Beginning Gardening Tips + Where to Buy Veggie Plants, Herbs and Fruit Trees in Colorado

  • Megan Douglas
  • 04/27/20

Colorado Is Under a Stay at Home Order, but That Doesn’t Mean You Can’t Get into Your Backyard and Start Gardening.

Everyone can get into the action, whether you live in an apartment or house on a large lot. Even if you’ve never opened a packet of seeds before, in a matter of weeks you could be enjoying fresh homegrown salads. My garden is flourishing and I’m happy to hand out any specific tips if yours is struggling. Pro tip looking towards the future. Have something on hand for our early Summer hail storms so all your hard work doesn’t get wiped out in a matter of minutes. My favorite are the seasonal cover on my VegTrug and for a space saving solution these pop up crop covers.

Every spring, garden centers are “all hands on deck,” selling seeds, starter vegetables, fruit trees and herb plants, plus all things related to the outdoor planting season.

The benefits of gardening are numerous. For starters, being outside in fresh air and getting some exercise is a welcome break from online bingeing. According to the National Gardening Association, between 200 and 300 calories are burned per hour while gardening. Garden retailers along the Front Range say that many customers are learning how to garden and grow plants for the first time. 

This includes house plants as well as vegetables and herbs for preparedness in these uncertain times. It also gives people an activity to do with the family and establishes a connection to what their parents and grandparents may have experienced.“ People feel good when working in the garden, spiritually and emotionally, similar to the Victory Gardens during World War II,” said Michael Morris, hardgoods manager at The Flower Bin in Longmont.

“Gardening is the best therapy in the world, better than a therapist,” added Richard Ortega, co-owner of Nick’s Garden Center and Farm Market in Aurora. Both stores are currently open for walk-in shopping (respecting CDC social distancing guidelines) as well as curbside pickup.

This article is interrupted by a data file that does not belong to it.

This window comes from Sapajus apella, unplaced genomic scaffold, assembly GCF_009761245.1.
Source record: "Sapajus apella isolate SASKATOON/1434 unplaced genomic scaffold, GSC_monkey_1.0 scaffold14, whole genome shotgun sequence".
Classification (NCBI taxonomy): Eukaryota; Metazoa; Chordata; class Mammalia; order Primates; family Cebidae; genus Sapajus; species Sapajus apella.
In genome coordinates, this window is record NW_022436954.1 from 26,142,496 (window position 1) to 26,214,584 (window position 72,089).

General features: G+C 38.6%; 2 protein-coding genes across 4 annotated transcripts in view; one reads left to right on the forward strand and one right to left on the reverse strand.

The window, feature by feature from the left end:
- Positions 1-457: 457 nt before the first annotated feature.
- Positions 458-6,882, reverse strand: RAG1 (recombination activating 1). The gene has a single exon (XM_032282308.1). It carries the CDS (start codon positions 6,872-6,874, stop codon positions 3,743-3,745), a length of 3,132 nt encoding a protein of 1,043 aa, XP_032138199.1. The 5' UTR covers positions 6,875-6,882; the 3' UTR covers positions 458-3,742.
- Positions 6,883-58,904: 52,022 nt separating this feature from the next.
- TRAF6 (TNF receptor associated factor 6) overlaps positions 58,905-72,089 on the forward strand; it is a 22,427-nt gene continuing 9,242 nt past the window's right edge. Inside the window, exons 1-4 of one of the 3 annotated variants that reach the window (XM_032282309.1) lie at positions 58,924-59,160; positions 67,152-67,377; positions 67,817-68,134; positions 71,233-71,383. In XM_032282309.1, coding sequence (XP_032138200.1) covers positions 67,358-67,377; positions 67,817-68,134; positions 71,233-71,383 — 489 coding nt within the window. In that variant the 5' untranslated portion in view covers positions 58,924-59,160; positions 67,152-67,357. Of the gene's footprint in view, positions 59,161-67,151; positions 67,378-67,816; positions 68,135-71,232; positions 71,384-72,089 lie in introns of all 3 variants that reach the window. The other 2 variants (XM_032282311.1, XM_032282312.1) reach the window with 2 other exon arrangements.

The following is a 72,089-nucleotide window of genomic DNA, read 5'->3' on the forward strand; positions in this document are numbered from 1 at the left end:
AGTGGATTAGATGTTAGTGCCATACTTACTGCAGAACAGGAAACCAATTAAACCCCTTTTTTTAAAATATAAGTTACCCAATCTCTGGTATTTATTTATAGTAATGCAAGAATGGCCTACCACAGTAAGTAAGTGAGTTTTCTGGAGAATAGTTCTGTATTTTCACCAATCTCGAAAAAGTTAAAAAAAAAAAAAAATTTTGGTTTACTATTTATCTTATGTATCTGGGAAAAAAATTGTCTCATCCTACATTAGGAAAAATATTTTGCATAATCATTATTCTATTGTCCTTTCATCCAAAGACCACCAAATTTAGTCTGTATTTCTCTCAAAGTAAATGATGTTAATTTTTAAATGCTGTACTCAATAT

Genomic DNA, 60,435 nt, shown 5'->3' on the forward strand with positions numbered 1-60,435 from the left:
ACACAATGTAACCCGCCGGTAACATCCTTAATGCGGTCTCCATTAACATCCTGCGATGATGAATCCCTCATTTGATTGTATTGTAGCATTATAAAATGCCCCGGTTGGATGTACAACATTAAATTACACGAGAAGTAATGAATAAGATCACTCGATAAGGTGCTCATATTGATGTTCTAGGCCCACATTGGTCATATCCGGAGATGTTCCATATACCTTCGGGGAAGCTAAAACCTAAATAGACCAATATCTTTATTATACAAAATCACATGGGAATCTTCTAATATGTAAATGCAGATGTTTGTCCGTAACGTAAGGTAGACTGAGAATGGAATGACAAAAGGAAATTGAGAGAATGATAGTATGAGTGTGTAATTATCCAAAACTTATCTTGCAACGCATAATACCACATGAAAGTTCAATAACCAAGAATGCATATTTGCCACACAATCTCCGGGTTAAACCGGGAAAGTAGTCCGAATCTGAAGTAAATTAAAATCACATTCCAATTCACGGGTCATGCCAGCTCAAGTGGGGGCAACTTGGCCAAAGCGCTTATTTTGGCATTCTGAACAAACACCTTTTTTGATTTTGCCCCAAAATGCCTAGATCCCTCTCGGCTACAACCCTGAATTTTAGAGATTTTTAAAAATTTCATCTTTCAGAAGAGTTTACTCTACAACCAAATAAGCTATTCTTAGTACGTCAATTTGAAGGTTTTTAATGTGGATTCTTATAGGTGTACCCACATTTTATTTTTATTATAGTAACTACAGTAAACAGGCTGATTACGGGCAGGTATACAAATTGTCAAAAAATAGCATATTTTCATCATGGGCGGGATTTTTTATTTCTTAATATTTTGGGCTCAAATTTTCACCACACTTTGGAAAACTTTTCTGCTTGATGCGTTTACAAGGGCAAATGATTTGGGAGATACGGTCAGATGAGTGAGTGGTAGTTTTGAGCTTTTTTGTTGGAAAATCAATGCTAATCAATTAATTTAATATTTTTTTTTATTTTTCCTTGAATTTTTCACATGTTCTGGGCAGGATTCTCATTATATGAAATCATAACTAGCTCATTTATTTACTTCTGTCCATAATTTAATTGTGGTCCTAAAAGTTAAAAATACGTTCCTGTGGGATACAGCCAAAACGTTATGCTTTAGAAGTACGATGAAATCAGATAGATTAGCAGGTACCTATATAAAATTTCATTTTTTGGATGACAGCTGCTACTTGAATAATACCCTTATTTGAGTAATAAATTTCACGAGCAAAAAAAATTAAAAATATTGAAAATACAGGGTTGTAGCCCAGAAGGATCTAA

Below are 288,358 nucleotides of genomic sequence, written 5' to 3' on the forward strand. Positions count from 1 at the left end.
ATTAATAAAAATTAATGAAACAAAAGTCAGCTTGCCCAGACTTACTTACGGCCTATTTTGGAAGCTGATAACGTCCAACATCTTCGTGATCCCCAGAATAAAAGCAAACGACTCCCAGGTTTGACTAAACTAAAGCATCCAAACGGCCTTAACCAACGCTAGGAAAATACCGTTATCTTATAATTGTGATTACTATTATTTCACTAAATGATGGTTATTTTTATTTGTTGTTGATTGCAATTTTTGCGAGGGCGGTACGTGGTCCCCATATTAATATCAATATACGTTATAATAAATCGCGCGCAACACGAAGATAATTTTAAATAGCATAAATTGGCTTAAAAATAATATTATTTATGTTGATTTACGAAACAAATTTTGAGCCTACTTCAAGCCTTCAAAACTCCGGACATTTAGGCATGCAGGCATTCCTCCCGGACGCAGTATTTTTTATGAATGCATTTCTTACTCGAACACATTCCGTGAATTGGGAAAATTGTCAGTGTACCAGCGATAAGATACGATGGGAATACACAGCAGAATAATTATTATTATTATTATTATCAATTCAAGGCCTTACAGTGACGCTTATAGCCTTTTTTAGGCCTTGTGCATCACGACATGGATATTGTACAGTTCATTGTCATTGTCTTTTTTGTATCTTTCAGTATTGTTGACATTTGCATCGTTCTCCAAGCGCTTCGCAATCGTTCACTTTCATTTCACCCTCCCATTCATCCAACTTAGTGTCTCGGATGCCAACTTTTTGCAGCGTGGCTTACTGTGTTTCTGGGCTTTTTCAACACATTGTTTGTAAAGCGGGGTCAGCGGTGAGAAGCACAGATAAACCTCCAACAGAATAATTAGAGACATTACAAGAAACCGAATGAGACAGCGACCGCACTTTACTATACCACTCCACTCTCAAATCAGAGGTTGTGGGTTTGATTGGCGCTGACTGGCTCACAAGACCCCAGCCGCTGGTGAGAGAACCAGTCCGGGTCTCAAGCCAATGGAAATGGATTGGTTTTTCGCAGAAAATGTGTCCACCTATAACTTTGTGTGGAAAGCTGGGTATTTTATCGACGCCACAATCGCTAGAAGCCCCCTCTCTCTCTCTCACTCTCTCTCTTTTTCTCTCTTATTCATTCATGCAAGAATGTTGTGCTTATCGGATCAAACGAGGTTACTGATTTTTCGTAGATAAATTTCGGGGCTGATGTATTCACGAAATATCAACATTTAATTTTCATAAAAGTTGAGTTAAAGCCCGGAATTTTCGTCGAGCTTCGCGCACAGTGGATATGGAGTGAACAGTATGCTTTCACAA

Independent garden centers are reacting to the higher demand for home-grown edibles, seeds and supplies while respecting social-distance procedures outlined by the national Centers for Disease Control and Prevention. Many garden centers and specialty shops that sell seasonal plants are open for in-store shopping. But a handful of stores are not open for shopping in person, instead offering online and phone orders for curbside pick-up or delivery.

Every spring, garden centers are “all hands on deck,” selling seeds, starter vegetables, fruit trees and herb plants, plus all things related to the outdoor planting season.

But this year is different. Way different.

Trela Phelps, general manager of City Floral in Denver, said the higher demand for seeds and plants is because “everyone is home and gardening gives them something to do while they’re locked up. People are concerned about access to fresh vegetables, so they want to grow their own.”

City Floral is open for in-store shopping, online and phone ordering for curbside pick-up and delivery. It also has a fresh farm stand with plenty of fruits, vegetables, milk, eggs and pasta. Fruit trees, which can be planted outside soon, are “flying off the shelves,” Trela added.

The Know at the Denver Post compiled a list of independently owned garden centers, specialty stores and hardware stores from Boulder to Castle Rock to help you grow your own edible plants this season.

The independently owned Ace Hardware locations listed are almost all open to in-store shopping, and most carry seeds for vegetables, herbs and ornamentals, as well as soil amendments.

Some locations have vegetable starts, herbs and fruit plants, or will be getting them by May 10. Check with your nearest store.

Helpful Links: + Gardening Stores + Tips for Beginning Gardeners.



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